And this is part four of looking at the DC Comics relaunch after close to a year. This week we’re going to look at four old-school titles that got a major upheaval with the DCnU: Flash, Hawkman, All Star Western, and Superman.
The Savage Hawkman
Initial Creative Team: Tony Daniel, Jim Bonny, and Phillip Tan
Current Creative Team: Rob Liefield, Mark Poulton, and Joe Bennett
I’ve never been a huge Hawkman fan. Back in the 90s, I gained some basic affection for the character while written by John Ostrander, who did his best to write great stories for a character who was seemingly rebooted by retconns every year. But I hadn’t read much of the character before, and I haven’t read much of him since.
But regardless, I felt bad for the character. I mean the Hawkman I grew up on, Katar Hol, had his history so devastated by Crisis on Infinite Earths and the Hawkworld non-reboot debacle, that he was removed completely from being used in the DC Universe. So, I think anyone who was a minor fan of the character was pleased that Hawkman would be included in the DCnU reboot.
- Hawkman is Carter Hall of the DCnU was not a member of the Justice Society of America or the Justice League of America.
- Hawkgirl/Hawkwoman has not been a part of Hawkman’s past (I think)
Before the relaunch, I certainly thought that giving the title the name of “The Savage Hawkman” gives it a nice Silver Age feel, so that was a good move out of the gate. Rather than just Hawkman.
I read the first issue of Hawkman, and was thrilled with the direction. Carter Hall is an archaeologist in 2011 without (apparent) past lives, Hawk avatars, Justice League/Society affiliation, prophecies, or beloved eternal partners (Don’t get me wrong, I like the character of Sierra, but simple is better sometimes). Now, there was definite confusion there. Carter already had the Nth Metal and the wings. However, he didn’t seem to have a connection with Thanagar and was unsure about the origins and potential of the Nth Metal.
The first issue had Carter coming to a crossroads unsure whether he wanted to keep on being Hawkman. But the Nth Metal and Carter’s reputation as an archaeologist who specializes in alien technology drew him back into the superhero game. The idea of combining archaeology, alien technology, and super heroes was a good one. It was an interesting and bold take, and I liked it.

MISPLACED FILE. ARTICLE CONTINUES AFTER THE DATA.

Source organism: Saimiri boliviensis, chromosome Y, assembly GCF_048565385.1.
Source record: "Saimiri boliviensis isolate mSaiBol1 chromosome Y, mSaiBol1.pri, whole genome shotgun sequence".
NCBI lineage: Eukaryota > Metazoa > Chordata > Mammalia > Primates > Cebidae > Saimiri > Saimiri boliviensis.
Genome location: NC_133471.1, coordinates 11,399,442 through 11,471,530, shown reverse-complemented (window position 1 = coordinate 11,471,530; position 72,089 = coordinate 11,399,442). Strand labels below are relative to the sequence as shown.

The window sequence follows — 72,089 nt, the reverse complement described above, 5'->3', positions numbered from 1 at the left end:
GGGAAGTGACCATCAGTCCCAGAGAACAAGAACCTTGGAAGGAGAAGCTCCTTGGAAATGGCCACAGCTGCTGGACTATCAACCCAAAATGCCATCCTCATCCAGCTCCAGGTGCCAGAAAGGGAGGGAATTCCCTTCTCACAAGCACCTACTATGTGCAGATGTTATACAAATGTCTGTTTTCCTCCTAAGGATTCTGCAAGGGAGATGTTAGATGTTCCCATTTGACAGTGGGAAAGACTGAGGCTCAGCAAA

And in the second issue, it all went to pot. The creative team turned the story into where modern day Hawk gladiator uses brute strength to defeat an X-Files monster of the week, and using the Nth Metal as a deus-ex-machina device to solve any crisis created by the creative team. The villains were cookie cutter clichés and boring. Carter Hall changed from an introspective hero with a mysterious past to a Conan like tough guy who used brute strength to solve all of his problems.
After four issues, I gave up on the title. I wasn’t enough of a Hawkman fan to stick with a very mediocre title.
To no one’s surprise, a new creative team was brought on board. The surprising thing is that Rob Liefield was brought on to plot the book. This pleased me but did not excite me. Liefield has been a pretty good idea person during his comic book career (the execution and follow through of those ideas is usually what has gotten him in trouble).
I read the latest issue of Hawkman, and it seemed better to me. The plot was much tighter, and the character of Hawkman was better defined. I think too much of the plot was geared around Hawkman’s fighting prowess and people wanting the Nth Metal, but it was much more enjoyable.
Guest Opinion – Grey Scherl
I tried Hawkman when it launched and then again when Rob Liefeld came on board. The original attempt was just awful and I barely finished the first issue before giving up on it. Rob, on the other hand, made the book a bit more entertaining, and it really didn’t hurt that he brought the right team for the job. It’s hardly a book that I’d call must read, but it’s definitely more enjoyable than I feel a Hawkman book deserves to be. I mean, it’s Hawkman, it’s almost like you’re supposed to suffer for trying to read it.
Guest Opinion – John Babos
While I have been reading Savage Hawkman since issue #1, I just never felt Philip Tan was the right artist for the book. He works better on darker books in my opinion, so it will be interesting to see how his next project on He-Man will work out. In terms of Hawkman, I enjoyed Tony S. Daniel’s storytelling with his modern, yet true to the spirit of the franchise plots. However, something wasn’t clicking. There were teases that Carter Hall may in fact be the Thanagarian alien Kata Hol, but there was not a lot of advancement on those subplot threads.
With the new creative team of Rob Liefeld and Mark Poulton on story and Joe Bennett on art, the Savage Hawkman is starting to live up to its potential. The creative team has embraced the hero’s Thanagarian roots and we’re getting more sci-fi and super-heroics on the horizon. Rob clearly loves the character and has set up an interesting plot. I also quite like Carter’s new foil Xerxes. A very cool villain. Mark Poulton’s scripts are authentic and accessible. However, the real selling point for this visual medium is Joe Bennett’s art. WOW. I am so glad he’s returned to the character and readers are the beneficiary. If you were unsure to check out the Savage Hawkman, now is a great jump-on point. A slow start to the book, but a great dynamic second life with the new creative team.
I think everyone is happy to have Hawkman back on comic book shelves, especially one that is more streamlined and simple. However, the execution has been lacking up to this point. Hopefully Rob Liefield will get things on track. It’s not a must read, but it certainly feels like Hawkman has a direction right now, and that is good.
Overall Ranking: 42 out of 52
Initial Creative Team: Francis Manapul Inked by Brian Buccelato
Current Creative Team: Francis Manapul Inked by Brian Buccelato